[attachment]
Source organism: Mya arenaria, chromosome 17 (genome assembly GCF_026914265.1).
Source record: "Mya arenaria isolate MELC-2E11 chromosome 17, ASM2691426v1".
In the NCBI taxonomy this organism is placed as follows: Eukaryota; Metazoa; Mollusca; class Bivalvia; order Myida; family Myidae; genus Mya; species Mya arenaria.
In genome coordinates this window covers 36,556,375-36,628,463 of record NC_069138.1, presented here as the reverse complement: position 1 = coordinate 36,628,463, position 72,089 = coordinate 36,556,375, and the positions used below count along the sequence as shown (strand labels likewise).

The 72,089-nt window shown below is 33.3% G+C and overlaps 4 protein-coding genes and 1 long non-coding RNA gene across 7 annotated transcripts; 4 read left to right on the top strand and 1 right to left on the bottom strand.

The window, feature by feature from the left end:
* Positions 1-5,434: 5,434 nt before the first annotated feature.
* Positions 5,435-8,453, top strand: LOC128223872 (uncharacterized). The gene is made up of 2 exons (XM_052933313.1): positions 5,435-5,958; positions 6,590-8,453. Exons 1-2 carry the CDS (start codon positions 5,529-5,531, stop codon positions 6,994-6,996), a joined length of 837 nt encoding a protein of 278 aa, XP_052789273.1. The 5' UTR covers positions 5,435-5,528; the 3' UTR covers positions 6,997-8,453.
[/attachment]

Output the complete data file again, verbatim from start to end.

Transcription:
Source organism: Mya arenaria, chromosome 17 (genome assembly GCF_026914265.1).
Source record: "Mya arenaria isolate MELC-2E11 chromosome 17, ASM2691426v1".
In the NCBI taxonomy this organism is placed as follows: Eukaryota; Metazoa; Mollusca; class Bivalvia; order Myida; family Myidae; genus Mya; species Mya arenaria.
In genome coordinates this window covers 36,556,375-36,628,463 of record NC_069138.1, presented here as the reverse complement: position 1 = coordinate 36,628,463, position 72,089 = coordinate 36,556,375, and the positions used below count along the sequence as shown (strand labels likewise).

The 72,089-nt window shown below is 33.3% G+C and overlaps 4 protein-coding genes and 1 long non-coding RNA gene across 7 annotated transcripts; 4 read left to right on the top strand and 1 right to left on the bottom strand.

The window, feature by feature from the left end:
* Positions 1-5,434: 5,434 nt before the first annotated feature.
* Positions 5,435-8,453, top strand: LOC128223872 (uncharacterized). The gene is made up of 2 exons (XM_052933313.1): positions 5,435-5,958; positions 6,590-8,453. Exons 1-2 carry the CDS (start codon positions 5,529-5,531, stop codon positions 6,994-6,996), a joined length of 837 nt encoding a protein of 278 aa, XP_052789273.1. The 5' UTR covers positions 5,435-5,528; the 3' UTR covers positions 6,997-8,453.